Across the whole Faculty there was limited appreciation that the PTES, PRES and IGrad surveys had taken place in academic year 2008-09. Many Heads of Department and Course Directors questioned whether any of their students also knew about these surveys. The publicity for these surveys and the dissemination of the results will have to be improved before Faculties and Departments can meaningfully answer questions 4.3 – 4.5.


4.6 What steps did the Faculty and its Departments take in session 2008/09 to obtain effective student feedback? Did student feedback in the Faculty identify any issues that had implications at University level or areas of good practice which might be applicable elsewhere in the University? If so, please detail.
See section 4.2 above.
Students on residential courses during the summer complain that they are unable to access the library for extended hours.
4.7 How did the Faculty monitor issues arising out of Staff/Student committees? How were actions communicated back to the student body?
All Staff Student Committee (SSC) minutes for 08/09 were reviewed at the AAC meeting in May 2009. They were also discussed at the Course Review meetings. It is the Faculty policy that minutes of SSC meetings are made available to staff and students electronically. However, feedback from final year students given to the Associate Vice Dean (Academic) in the first semester of 09/10 indicate that this may not be implemented satisfactorily in some instances. The Faculty intends to follow this up and ensure that all students have access to these minutes. The student year representatives also have a role in relating SSC discussions back to their fellow students.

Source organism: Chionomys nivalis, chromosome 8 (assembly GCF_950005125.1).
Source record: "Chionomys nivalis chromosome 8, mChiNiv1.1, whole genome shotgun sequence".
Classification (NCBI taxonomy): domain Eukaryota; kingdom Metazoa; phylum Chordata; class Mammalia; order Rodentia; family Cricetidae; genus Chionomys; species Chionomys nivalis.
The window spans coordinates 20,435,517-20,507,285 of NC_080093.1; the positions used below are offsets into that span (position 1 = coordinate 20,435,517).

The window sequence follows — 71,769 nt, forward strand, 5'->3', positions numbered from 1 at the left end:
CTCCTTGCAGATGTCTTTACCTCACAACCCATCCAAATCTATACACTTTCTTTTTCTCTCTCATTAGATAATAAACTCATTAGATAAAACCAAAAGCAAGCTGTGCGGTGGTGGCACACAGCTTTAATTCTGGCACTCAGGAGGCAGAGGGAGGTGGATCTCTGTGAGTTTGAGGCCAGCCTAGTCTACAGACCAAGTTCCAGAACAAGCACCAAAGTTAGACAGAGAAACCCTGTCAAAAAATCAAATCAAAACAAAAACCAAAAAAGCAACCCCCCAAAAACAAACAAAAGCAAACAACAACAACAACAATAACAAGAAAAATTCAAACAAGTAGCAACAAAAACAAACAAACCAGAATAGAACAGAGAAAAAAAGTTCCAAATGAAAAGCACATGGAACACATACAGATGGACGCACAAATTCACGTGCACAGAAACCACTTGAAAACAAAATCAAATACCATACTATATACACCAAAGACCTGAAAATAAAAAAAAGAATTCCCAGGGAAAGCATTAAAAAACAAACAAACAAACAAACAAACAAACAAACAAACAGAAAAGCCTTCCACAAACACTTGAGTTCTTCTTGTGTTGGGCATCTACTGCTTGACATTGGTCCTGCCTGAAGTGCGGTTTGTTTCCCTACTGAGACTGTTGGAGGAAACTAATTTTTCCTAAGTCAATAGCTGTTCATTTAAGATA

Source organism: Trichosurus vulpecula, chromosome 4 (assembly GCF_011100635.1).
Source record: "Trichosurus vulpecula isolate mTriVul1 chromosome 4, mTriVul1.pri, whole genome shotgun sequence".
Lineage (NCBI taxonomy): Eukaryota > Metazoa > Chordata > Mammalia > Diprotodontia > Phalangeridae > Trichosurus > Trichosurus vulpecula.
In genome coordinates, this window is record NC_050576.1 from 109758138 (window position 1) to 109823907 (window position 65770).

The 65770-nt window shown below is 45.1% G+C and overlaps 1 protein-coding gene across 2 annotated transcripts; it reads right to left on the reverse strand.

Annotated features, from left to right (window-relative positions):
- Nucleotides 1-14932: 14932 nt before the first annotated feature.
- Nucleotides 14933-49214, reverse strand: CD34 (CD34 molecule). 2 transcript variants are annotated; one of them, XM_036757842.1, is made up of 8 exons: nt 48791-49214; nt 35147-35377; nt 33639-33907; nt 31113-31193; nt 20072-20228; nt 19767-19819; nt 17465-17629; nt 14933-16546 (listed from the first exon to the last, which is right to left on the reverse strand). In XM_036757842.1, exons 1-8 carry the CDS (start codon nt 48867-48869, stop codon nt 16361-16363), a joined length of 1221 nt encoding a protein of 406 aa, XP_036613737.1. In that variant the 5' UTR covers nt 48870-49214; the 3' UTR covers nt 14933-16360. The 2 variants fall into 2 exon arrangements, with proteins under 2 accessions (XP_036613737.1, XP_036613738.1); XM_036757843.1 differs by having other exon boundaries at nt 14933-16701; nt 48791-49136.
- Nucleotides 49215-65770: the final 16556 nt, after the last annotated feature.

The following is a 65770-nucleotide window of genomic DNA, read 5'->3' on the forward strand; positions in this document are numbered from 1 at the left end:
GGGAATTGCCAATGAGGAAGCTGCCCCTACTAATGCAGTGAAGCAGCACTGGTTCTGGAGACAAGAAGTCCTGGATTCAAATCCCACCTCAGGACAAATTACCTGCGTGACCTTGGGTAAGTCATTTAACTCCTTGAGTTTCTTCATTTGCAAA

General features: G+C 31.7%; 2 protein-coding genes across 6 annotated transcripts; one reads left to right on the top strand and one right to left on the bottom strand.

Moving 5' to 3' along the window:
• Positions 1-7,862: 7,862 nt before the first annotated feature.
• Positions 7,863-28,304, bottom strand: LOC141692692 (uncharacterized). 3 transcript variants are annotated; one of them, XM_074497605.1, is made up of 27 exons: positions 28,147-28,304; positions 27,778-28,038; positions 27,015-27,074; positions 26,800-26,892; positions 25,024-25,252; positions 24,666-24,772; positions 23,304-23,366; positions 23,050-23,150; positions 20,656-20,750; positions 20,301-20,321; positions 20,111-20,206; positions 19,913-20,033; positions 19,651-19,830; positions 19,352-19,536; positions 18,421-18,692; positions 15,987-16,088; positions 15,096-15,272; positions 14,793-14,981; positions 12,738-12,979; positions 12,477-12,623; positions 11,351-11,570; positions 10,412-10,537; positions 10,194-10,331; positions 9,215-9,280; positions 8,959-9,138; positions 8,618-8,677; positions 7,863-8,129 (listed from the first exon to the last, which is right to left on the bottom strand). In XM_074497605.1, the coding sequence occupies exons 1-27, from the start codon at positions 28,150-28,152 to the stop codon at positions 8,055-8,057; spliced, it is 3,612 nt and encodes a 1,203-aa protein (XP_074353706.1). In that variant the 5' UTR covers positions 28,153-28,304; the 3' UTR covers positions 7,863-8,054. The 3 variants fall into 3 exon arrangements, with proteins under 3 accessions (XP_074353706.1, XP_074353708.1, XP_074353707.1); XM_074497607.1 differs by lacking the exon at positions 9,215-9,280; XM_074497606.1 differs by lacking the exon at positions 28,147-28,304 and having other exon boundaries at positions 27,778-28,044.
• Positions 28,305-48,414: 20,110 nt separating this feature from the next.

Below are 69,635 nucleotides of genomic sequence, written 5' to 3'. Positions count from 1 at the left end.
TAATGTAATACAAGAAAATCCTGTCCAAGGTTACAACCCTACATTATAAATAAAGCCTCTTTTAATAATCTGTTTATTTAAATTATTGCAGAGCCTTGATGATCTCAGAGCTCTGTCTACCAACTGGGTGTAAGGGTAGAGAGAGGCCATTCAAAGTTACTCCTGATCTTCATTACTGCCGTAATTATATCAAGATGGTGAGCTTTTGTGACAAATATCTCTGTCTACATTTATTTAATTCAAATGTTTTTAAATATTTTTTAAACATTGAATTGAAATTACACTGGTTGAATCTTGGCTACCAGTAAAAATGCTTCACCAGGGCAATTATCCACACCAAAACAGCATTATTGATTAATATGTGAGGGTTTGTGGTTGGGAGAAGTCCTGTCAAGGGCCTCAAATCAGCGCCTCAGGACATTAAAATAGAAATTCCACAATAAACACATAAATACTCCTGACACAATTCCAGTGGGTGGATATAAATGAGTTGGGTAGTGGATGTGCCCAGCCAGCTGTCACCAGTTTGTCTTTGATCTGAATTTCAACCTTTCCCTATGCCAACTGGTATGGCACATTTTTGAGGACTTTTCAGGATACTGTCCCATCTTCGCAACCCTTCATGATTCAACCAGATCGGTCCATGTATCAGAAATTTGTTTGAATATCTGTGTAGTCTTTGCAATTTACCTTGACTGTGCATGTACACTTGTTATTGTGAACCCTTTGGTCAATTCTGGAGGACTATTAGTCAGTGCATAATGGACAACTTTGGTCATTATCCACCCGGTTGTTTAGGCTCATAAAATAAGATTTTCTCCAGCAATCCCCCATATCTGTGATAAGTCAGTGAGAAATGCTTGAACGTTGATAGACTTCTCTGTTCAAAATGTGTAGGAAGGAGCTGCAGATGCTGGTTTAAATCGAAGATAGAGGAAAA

4.8 Please note any specific follow-up action and monitoring arrangements in relation to feedback from students and other stakeholders such as employers.
In the current economic climate, not all undergraduate Architecture students were able to secure placements with architecture practices in their year out after third year, and some had to take part time instead of full time placements. The Department made extra effort to counsel students and provide support where necessary. The accrediting body (RIBA) were pragmatic in their interpretation of ‘industrial experience’ and in view of the circumstances are accepting a wide variety of work experience.
Civil Engineering undergraduate student feedback on the development of the new framework led to the redesign of assessments to fit better into the academic year and avoid bunching of assignments at Christmas. Study periods were also set up near to the exam diet to improve access to staff.
There had been some operational problems with the Civil Engineering June PGI Exam Board. To improve procedures, the Department held a pre-Board meeting in September and a member of Faculty Office staff was invited to attend the September Board of Examiners to clarify regulations and procedures. The practice of Faculty Office attendance at PGI Exam Boards will be rolled out across the Faculty in 09/10 to ensure consistency of approach.
In DMEM, the External Examiner who covers design courses reported that assessment was consistent and fair but raised a concern about the project assessment of one part time project where the marking did not take into consideration the level of difficulty and the extent of the project. This was addressed at the Exam Board and was an example of the external examination process working correctly